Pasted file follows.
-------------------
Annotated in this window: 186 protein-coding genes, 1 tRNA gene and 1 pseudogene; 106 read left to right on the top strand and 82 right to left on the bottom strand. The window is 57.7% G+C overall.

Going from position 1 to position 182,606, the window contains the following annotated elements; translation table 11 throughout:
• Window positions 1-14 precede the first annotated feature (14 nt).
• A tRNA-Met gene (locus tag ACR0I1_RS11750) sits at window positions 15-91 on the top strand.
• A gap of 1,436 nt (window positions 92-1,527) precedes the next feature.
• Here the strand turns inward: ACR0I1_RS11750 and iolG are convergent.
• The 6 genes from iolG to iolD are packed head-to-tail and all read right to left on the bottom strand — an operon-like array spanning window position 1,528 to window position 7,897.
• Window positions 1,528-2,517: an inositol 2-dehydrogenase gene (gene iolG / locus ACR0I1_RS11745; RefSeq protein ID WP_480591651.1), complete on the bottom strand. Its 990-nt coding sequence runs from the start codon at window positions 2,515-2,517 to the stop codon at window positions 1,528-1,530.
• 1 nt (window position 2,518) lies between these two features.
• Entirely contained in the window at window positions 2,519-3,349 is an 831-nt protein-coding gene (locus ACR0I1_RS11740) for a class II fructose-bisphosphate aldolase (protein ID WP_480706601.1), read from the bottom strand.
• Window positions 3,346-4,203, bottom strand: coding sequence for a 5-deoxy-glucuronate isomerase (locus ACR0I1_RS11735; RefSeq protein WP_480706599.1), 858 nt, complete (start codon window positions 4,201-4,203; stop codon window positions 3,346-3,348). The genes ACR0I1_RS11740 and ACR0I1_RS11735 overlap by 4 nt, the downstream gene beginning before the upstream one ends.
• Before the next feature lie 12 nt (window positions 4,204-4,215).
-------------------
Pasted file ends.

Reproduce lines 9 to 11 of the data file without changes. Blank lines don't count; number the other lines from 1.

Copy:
• 1 nt (window position 2,518) lies between these two features.
• Entirely contained in the window at window positions 2,519-3,349 is an 831-nt protein-coding gene (locus ACR0I1_RS11740) for a class II fructose-bisphosphate aldolase (protein ID WP_480706601.1), read from the bottom strand.
• Window positions 3,346-4,203, bottom strand: coding sequence for a 5-deoxy-glucuronate isomerase (locus ACR0I1_RS11735; RefSeq protein WP_480706599.1), 858 nt, complete (start codon window positions 4,201-4,203; stop codon window positions 3,346-3,348). The genes ACR0I1_RS11740 and ACR0I1_RS11735 overlap by 4 nt, the downstream gene beginning before the upstream one ends.